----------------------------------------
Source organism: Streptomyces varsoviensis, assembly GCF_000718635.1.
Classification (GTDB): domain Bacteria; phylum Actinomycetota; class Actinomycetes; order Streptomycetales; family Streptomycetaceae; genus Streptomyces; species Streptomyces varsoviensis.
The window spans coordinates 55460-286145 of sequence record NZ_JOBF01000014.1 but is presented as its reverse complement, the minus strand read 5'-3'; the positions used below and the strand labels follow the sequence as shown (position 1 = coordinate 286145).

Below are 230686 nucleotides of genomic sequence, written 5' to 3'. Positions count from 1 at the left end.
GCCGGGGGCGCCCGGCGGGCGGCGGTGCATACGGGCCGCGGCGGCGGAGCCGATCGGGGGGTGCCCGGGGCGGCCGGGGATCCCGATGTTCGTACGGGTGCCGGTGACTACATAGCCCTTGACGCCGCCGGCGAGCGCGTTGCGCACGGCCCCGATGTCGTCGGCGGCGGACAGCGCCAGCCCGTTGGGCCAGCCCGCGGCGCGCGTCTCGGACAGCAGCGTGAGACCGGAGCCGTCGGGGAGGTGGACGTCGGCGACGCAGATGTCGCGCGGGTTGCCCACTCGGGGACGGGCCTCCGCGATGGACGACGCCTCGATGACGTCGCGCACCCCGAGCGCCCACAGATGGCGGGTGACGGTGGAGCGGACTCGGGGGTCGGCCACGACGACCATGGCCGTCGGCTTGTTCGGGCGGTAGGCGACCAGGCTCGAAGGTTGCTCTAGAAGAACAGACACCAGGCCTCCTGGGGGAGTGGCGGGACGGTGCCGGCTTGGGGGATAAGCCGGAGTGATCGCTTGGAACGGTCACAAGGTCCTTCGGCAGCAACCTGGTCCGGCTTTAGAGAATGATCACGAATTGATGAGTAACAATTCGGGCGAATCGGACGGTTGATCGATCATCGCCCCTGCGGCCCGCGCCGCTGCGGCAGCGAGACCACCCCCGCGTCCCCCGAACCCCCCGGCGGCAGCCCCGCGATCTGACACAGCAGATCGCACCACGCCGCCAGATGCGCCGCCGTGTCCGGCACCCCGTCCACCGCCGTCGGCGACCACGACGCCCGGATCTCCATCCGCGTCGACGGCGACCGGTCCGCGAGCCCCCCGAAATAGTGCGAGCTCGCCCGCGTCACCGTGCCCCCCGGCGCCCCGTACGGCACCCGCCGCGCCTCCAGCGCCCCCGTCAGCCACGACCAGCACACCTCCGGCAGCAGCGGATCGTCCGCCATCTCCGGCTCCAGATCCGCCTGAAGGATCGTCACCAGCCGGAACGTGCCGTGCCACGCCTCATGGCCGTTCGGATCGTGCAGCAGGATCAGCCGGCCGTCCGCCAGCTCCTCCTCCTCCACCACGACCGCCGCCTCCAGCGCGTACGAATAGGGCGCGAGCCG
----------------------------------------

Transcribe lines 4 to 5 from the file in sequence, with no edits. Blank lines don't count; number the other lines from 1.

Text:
Below are 230686 nucleotides of genomic sequence, written 5' to 3'. Positions count from 1 at the left end.
GCCGGGGGCGCCCGGCGGGCGGCGGTGCATACGGGCCGCGGCGGCGGAGCCGATCGGGGGGTGCCCGGGGCGGCCGGGGATCCCGATGTTCGTACGGGTGCCGGTGACTACATAGCCCTTGACGCCGCCGGCGAGCGCGTTGCGCACGGCCCCGATGTCGTCGGCGGCGGACAGCGCCAGCCCGTTGGGCCAGCCCGCGGCGCGCGTCTCGGACAGCAGCGTGAGACCGGAGCCGTCGGGGAGGTGGACGTCGGCGACGCAGATGTCGCGCGGGTTGCCCACTCGGGGACGGGCCTCCGCGATGGACGACGCCTCGATGACGTCGCGCACCCCGAGCGCCCACAGATGGCGGGTGACGGTGGAGCGGACTCGGGGGTCGGCCACGACGACCATGGCCGTCGGCTTGTTCGGGCGGTAGGCGACCAGGCTCGAAGGTTGCTCTAGAAGAACAGACACCAGGCCTCCTGGGGGAGTGGCGGGACGGTGCCGGCTTGGGGGATAAGCCGGAGTGATCGCTTGGAACGGTCACAAGGTCCTTCGGCAGCAACCTGGTCCGGCTTTAGAGAATGATCACGAATTGATGAGTAACAATTCGGGCGAATCGGACGGTTGATCGATCATCGCCCCTGCGGCCCGCGCCGCTGCGGCAGCGAGACCACCCCCGCGTCCCCCGAACCCCCCGGCGGCAGCCCCGCGATCTGACACAGCAGATCGCACCACGCCGCCAGATGCGCCGCCGTGTCCGGCACCCCGTCCACCGCCGTCGGCGACCACGACGCCCGGATCTCCATCCGCGTCGACGGCGACCGGTCCGCGAGCCCCCCGAAATAGTGCGAGCTCGCCCGCGTCACCGTGCCCCCCGGCGCCCCGTACGGCACCCGCCGCGCCTCCAGCGCCCCCGTCAGCCACGACCAGCACACCTCCGGCAGCAGCGGATCGTCCGCCATCTCCGGCTCCAGATCCGCCTGAAGGATCGTCACCAGCCGGAACGTGCCGTGCCACGCCTCATGGCCGTTCGGATCGTGCAGCAGGATCAGCCGGCCGTCCGCCAGCTCCTCCTCCTCCACCACGACCGCCGCCTCCAGCGCGTACGAATAGGGCGCGAGCCG